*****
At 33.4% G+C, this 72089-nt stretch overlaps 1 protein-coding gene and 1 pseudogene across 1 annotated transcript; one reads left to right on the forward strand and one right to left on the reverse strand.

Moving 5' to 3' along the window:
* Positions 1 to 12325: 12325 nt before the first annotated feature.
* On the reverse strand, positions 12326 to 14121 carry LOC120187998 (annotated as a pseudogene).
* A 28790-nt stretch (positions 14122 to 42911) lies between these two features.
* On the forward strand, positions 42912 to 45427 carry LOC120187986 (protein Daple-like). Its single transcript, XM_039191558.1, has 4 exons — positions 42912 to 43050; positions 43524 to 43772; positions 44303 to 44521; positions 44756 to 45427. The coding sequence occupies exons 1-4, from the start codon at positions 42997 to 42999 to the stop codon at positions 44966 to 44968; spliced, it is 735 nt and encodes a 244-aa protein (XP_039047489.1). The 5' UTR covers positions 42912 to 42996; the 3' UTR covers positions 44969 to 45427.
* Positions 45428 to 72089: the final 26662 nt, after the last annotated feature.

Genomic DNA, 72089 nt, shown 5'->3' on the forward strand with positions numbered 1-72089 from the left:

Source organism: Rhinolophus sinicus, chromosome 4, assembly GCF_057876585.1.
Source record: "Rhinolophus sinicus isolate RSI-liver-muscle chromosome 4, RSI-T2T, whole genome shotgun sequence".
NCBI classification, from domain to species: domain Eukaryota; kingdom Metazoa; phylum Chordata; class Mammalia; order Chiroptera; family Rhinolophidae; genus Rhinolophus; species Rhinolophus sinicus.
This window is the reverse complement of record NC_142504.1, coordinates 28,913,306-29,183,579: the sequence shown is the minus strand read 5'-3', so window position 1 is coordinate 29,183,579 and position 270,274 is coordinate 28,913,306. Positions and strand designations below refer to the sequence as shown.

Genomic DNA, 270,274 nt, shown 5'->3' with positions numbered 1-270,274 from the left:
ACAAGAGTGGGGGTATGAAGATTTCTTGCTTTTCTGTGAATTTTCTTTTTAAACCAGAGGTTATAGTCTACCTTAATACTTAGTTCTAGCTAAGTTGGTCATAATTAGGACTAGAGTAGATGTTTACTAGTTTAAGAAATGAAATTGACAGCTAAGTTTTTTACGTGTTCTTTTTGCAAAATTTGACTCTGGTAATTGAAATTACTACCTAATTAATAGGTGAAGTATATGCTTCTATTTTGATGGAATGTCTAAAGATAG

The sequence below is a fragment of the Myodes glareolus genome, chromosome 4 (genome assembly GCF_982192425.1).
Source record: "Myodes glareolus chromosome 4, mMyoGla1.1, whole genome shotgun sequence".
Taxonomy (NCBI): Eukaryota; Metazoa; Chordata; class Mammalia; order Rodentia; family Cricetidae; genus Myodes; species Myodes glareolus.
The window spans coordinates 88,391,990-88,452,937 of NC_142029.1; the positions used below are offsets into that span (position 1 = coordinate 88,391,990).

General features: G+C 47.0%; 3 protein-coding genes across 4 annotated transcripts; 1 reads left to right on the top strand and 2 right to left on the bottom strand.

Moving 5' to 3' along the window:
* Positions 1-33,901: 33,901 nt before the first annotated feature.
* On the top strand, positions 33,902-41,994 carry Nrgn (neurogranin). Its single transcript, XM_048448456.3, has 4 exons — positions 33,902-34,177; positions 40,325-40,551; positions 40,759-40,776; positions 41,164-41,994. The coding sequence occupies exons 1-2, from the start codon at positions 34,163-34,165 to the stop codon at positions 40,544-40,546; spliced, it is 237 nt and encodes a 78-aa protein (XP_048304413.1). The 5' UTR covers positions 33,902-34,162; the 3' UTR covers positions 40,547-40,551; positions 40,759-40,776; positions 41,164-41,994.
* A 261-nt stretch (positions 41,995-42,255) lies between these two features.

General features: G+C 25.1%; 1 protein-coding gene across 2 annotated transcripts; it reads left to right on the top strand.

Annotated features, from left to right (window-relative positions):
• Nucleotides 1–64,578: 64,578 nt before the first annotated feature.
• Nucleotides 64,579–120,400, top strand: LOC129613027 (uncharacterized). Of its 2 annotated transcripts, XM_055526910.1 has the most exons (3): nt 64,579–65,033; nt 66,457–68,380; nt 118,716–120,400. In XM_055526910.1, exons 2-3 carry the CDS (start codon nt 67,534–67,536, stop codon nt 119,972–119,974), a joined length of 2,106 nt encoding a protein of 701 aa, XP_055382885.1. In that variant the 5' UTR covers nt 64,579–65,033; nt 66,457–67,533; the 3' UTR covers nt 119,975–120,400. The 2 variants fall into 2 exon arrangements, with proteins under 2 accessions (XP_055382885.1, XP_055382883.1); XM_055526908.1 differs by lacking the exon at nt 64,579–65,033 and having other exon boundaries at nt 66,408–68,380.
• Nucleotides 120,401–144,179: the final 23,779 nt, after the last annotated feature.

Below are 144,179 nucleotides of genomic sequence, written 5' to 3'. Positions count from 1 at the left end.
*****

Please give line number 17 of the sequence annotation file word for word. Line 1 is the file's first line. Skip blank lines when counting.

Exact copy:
Taxonomy (NCBI): Eukaryota; Metazoa; Chordata; class Mammalia; order Rodentia; family Cricetidae; genus Myodes; species Myodes glareolus.